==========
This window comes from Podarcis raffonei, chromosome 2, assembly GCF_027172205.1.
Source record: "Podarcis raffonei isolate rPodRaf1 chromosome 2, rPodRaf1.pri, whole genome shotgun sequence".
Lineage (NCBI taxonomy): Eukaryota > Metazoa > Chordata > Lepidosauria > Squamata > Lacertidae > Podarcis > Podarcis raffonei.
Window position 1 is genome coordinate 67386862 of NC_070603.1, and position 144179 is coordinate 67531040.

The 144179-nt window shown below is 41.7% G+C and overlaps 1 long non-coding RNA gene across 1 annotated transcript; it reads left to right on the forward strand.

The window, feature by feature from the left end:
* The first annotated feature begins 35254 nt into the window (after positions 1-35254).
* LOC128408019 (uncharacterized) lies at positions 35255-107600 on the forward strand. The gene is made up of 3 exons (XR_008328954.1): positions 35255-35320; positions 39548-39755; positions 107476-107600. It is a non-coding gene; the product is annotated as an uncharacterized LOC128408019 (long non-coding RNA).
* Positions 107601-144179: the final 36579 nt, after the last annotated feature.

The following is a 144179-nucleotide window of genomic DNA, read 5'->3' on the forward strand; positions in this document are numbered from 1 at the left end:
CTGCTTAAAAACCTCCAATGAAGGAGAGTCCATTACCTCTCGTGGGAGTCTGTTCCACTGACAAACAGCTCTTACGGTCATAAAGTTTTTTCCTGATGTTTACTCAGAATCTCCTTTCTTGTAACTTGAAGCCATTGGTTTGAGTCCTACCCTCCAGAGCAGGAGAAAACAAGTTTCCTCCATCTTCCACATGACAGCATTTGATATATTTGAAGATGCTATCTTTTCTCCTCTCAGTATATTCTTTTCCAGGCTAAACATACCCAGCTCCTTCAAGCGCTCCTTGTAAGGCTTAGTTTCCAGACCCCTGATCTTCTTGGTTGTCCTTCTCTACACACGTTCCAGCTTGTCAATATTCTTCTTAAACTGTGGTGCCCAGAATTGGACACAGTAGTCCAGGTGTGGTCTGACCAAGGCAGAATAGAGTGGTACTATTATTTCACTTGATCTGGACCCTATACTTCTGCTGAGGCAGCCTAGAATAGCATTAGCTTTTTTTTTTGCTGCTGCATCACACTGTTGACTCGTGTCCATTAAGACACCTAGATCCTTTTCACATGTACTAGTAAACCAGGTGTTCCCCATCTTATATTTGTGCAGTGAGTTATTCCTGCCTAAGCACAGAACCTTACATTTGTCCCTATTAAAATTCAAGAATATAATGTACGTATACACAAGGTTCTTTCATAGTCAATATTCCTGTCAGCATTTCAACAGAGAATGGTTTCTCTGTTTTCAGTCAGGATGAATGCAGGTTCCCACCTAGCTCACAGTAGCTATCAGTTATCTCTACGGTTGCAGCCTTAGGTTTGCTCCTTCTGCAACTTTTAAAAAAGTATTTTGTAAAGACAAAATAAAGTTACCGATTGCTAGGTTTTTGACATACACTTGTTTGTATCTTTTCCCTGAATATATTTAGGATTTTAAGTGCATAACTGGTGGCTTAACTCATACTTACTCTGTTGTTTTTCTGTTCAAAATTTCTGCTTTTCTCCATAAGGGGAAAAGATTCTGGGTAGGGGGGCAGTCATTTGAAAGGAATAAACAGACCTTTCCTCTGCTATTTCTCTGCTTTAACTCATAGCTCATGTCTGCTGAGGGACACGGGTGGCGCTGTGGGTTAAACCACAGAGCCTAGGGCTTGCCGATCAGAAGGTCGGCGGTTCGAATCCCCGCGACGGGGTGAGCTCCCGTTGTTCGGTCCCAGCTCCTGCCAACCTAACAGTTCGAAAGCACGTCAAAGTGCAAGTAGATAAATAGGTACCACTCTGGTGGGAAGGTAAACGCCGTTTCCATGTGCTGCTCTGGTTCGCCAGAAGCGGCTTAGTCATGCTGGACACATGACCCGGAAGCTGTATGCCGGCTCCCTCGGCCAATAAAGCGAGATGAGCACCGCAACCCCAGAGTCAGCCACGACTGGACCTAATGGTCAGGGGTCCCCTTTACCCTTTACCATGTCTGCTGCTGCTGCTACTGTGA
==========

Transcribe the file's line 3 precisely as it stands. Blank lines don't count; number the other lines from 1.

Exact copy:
Lineage (NCBI taxonomy): Eukaryota > Metazoa > Chordata > Lepidosauria > Squamata > Lacertidae > Podarcis > Podarcis raffonei.